Baby Ignoring Toys - 7 Methods To Get Them Playing - w/ Dr. Christopher Willard
Baby Won't Play With Their Toys, Should I Be Worried?
You hear parents grumble about it all the time.
The heaps and heaps of toys that you bought for your little one are to no avail. They just won't play with them!
We've recruited the esteemed Dr. Christopher Willard to shed some light on this topic.
DontPlayWithThat.com (DPWT): So, should I be worried if my child isn't playing with their toys?
Dr. Willard: [The type of play] really depends on the child - most kids engage with toys and imaginary play with non-toys, even at young ages.
If the child is really avoiding engaging with toys even after age one, I'd say it's not an emergency but run it by your pediatrician who can make more recommendations.
DPWT: There can be many reasons for a toddler's cold shoulder toward toys. But, this article will not be focusing on why they aren't playing with toys, rather we will discuss what you can do about it.
Below are 7 tactics to let the games begin!
1. Fewer Toys, More Play
DPWT: In correspondence with you, you made mention of the now famous research paper which proves that a baby will play more when they have access to less toys.
Why would this help them engage more with toys?
Dr. Willard: Yes, ironically, the more toys a kid has, the more easily overwhelmed they get with the choices. Frustration and boredom ensues.
DPWT: Roughly, how many toys should a child have access to at once?
Dr. Willard: Little kids need no more than a dozen or so kinds of toys to experiment with.
2. Toy Experimentation Brings Discovery
DPWT: You mentioned kids experimenting with toys. Any suggestions on types of toys to begin the experimentation process with?
Dr. Willard: Shovels and buckets to play in the sand, some bath toys, building blocks and art/coloring items, maybe some stuffed animals or dolls. [Wait] and see what they are drawn to.
The best toys are kind of multifunctional, and can be used in a few different ways with the imagination.
3. We Need To Talk About Screens
DPWT: In conversation with us, you brought up the elephant in the room - screens.
When you advocate for diminishing of screen-time, is this in general or only when it comes to playtime?
Dr. Willard: I'd suggest having rooms where there are screens, and then rooms where there are toys.
Kids can be sent to the "play" room to encourage more toy-play.
DPWT: I assume parents should also be off of their phones in that room?
Dr. Willard: It always helps for parents to model the time off of their phones. For sure.
4. Parents Modeling Play
DPWT: A major concept you've elaborated on is parents joining in on the playing; serving as models.
When joining the child in play, should the parent lead or allow the kid to take charge and simply follow along?
Dr. Willard: Parents can and should let kids take the lead in imaginary play.
They can join along to play "ice cream store" or whatever kids are wanting to play-act or create.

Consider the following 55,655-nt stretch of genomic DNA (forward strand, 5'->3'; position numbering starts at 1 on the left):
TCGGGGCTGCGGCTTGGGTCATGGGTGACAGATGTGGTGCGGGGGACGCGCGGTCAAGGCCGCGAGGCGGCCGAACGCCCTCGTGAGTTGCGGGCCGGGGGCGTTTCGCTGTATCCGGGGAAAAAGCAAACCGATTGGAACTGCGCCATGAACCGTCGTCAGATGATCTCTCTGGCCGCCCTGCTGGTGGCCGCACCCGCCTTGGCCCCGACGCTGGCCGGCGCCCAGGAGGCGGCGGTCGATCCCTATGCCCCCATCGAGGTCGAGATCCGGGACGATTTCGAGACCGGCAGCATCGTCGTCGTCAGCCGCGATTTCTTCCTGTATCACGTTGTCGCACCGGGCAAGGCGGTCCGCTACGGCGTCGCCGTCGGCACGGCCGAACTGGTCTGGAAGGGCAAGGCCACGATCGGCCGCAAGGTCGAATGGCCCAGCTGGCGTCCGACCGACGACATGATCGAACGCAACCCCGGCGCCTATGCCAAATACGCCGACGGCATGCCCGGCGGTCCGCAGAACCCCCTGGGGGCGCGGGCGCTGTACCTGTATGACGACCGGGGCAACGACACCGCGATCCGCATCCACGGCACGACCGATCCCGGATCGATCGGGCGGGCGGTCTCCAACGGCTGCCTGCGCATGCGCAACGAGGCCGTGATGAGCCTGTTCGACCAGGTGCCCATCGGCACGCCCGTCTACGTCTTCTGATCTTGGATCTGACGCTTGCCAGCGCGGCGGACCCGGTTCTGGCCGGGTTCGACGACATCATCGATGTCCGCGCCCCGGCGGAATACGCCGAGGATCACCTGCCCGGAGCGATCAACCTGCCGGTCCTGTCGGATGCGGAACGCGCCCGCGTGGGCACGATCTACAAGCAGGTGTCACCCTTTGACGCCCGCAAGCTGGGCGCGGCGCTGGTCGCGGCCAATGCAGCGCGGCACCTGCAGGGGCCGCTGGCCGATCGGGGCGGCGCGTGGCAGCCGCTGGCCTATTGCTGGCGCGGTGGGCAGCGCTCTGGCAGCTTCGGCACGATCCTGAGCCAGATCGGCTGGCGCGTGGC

DPWT: A big reason why parents want their children to learn to play is so they can have a well-deserved break. How long would you advise for this joint parent-child play to last?
Dr. Willard: Kids need at least a half hour of this kind of time with caregivers daily.
Also, some time [is necessary] to learn to play and entertain themselves.
5. Destructive Play
DPWT: I know this idea is controversial, and quite honestly I am reluctant to deploy it just for the post-wreck cleanup.
What is your opinion of destructive play?
Dr. Willard: I think destructive play, within limits, is really just exploration and is wonderful for little kids especially.
DPWT: For an analysis of what specific acts of destruction teach, read this article.
6. The Attraction Of Toy Mastery
DPWT: You've mentioned how limiting the amount of toys would be helpful for encouraging play.
If we took that even further, and encouraged a child to engage with just one toy and eventually master it, would that increase the likelihood of toy engagement?
Dr. Willard: I do think mastery is important, and kids will really go deep on mastering a toy.
But again a few, not too many choices, is [more] important.
7. Toys Outside Of Child's Comfort Zone
DPWT: Everyone loves a good challenge, especially babies.
Would choosing toys that are slightly beyond a child's current ability, encourage them to problem-solve through play?
Dr. Willard: The best toys are always slightly challenging developmentally, giving space for long term exploration and "mastery."
DPWT: Thank you, Doctor, for giving from your time to educate us on these topics. We are wishing you only success as you continue on your prolific career!
About Dr. Christopher Willard
Christopher Willard, PsyD, is a psychologist and educational consultant based in Boston, specializing in mindfulness for adolescents and young adults. He has been practicing meditation for over fifteen years. He currently serves on the board of directors at the Institute for Meditation and Psychotherapy and the Mindfulness in Education Network. Dr. Willard has published five books on contemplative practice and is the coauthor of The Breathing Book with Olivia Weisser. He teaches at Harvard Medical School. He can be found on Instagram @drchriswillard.